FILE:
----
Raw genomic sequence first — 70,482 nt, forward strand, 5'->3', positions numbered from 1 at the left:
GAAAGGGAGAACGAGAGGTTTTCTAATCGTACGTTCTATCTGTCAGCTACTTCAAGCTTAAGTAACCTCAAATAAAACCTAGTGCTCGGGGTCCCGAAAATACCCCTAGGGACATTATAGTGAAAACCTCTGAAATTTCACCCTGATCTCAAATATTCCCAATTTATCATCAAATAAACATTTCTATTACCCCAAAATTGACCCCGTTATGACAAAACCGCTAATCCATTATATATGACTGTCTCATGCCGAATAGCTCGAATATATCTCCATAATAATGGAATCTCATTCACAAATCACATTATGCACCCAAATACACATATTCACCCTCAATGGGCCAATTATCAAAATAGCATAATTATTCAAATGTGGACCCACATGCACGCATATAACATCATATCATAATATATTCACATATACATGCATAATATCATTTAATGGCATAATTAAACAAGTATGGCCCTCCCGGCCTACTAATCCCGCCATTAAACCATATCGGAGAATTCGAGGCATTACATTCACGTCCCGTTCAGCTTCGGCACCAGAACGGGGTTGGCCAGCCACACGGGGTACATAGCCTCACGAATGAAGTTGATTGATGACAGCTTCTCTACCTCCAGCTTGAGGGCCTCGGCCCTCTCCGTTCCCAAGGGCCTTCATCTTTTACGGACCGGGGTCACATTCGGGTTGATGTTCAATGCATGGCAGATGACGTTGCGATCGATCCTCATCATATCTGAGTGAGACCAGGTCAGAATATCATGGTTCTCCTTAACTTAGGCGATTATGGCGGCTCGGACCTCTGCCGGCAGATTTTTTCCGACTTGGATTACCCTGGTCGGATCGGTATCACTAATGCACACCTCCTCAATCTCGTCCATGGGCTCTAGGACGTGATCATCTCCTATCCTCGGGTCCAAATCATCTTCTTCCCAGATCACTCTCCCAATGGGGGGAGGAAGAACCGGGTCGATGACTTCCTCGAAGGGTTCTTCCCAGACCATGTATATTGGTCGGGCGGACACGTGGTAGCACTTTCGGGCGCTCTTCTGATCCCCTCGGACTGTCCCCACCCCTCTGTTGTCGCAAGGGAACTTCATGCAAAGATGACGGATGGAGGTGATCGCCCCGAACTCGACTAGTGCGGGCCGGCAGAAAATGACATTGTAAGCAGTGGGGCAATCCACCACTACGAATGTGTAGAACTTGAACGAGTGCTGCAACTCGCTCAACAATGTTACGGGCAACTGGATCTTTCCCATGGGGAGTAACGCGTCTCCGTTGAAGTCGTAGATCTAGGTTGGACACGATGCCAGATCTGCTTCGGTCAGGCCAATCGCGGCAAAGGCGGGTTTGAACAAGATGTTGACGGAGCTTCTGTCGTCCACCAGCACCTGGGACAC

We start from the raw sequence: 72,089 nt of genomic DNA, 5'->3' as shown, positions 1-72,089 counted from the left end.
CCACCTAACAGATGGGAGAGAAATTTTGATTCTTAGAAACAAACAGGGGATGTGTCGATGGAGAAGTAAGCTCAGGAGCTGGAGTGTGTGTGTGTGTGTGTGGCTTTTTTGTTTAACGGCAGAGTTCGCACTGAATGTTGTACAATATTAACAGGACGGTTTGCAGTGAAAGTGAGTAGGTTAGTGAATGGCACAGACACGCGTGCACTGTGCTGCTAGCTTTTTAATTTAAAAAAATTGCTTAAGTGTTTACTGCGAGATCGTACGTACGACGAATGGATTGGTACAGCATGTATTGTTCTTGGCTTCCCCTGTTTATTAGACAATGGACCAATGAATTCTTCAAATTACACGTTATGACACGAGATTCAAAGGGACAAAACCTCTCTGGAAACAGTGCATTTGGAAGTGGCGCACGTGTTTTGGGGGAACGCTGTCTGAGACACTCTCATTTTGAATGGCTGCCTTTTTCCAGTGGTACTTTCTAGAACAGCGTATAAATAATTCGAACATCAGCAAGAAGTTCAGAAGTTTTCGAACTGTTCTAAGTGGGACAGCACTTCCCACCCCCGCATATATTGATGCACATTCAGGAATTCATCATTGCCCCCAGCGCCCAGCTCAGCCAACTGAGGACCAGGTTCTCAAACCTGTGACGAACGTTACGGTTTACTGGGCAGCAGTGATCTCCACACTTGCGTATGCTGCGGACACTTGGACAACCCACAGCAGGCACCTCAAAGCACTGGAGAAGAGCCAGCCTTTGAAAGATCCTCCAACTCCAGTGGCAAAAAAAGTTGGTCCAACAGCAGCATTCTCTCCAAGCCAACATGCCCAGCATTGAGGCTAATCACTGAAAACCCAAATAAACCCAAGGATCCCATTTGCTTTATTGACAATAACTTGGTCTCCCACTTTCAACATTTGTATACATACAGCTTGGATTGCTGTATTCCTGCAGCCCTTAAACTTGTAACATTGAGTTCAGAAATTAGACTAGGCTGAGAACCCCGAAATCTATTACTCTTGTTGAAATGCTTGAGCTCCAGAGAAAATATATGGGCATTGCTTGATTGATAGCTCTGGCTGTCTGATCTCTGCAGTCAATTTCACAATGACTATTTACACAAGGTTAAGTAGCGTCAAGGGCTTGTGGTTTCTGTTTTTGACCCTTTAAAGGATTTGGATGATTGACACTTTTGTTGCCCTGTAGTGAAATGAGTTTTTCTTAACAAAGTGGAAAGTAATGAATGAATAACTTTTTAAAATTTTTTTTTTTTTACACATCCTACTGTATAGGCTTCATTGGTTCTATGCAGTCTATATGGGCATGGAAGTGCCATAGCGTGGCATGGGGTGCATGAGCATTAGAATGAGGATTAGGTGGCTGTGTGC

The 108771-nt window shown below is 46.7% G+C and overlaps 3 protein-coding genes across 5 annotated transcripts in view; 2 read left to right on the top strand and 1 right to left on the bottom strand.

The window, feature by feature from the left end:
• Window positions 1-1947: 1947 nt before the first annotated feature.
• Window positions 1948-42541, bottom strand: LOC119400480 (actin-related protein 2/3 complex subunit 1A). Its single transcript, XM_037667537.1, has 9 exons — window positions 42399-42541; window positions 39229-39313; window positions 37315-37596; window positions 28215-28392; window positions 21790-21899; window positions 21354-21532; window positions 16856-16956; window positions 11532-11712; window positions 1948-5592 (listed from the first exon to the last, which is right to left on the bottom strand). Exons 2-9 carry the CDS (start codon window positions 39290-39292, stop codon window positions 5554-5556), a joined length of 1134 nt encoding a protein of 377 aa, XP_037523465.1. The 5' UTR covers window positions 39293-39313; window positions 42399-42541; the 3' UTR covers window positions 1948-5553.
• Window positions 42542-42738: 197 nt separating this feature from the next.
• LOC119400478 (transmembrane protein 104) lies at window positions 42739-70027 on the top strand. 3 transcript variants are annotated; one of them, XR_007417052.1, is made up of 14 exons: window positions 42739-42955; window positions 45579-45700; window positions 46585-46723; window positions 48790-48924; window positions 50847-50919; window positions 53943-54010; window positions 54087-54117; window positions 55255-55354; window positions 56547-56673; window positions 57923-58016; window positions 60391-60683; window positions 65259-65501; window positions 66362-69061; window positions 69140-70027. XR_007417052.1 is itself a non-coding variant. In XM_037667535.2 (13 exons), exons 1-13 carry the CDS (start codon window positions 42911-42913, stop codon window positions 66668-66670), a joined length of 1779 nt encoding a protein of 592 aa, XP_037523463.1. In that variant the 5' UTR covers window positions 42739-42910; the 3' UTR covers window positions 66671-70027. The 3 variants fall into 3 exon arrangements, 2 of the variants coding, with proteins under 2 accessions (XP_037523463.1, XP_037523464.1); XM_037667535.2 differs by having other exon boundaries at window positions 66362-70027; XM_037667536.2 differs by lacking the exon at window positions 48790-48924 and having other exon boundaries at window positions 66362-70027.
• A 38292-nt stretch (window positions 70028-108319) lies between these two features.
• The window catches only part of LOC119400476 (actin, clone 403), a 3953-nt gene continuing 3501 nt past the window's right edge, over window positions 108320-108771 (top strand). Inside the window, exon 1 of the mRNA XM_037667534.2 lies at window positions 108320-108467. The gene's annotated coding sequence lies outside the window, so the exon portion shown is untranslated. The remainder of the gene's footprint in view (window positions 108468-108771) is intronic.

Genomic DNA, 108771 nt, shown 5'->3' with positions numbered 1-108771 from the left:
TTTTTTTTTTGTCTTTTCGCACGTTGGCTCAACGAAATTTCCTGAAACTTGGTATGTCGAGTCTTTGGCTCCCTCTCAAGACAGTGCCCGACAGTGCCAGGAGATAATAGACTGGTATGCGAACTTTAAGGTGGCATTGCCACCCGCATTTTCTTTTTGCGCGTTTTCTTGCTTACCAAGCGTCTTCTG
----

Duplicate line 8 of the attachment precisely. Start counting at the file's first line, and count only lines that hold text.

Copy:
• Window positions 1948-42541, bottom strand: LOC119400480 (actin-related protein 2/3 complex subunit 1A). Its single transcript, XM_037667537.1, has 9 exons — window positions 42399-42541; window positions 39229-39313; window positions 37315-37596; window positions 28215-28392; window positions 21790-21899; window positions 21354-21532; window positions 16856-16956; window positions 11532-11712; window positions 1948-5592 (listed from the first exon to the last, which is right to left on the bottom strand). Exons 2-9 carry the CDS (start codon window positions 39290-39292, stop codon window positions 5554-5556), a joined length of 1134 nt encoding a protein of 377 aa, XP_037523465.1. The 5' UTR covers window positions 39293-39313; window positions 42399-42541; the 3' UTR covers window positions 1948-5553.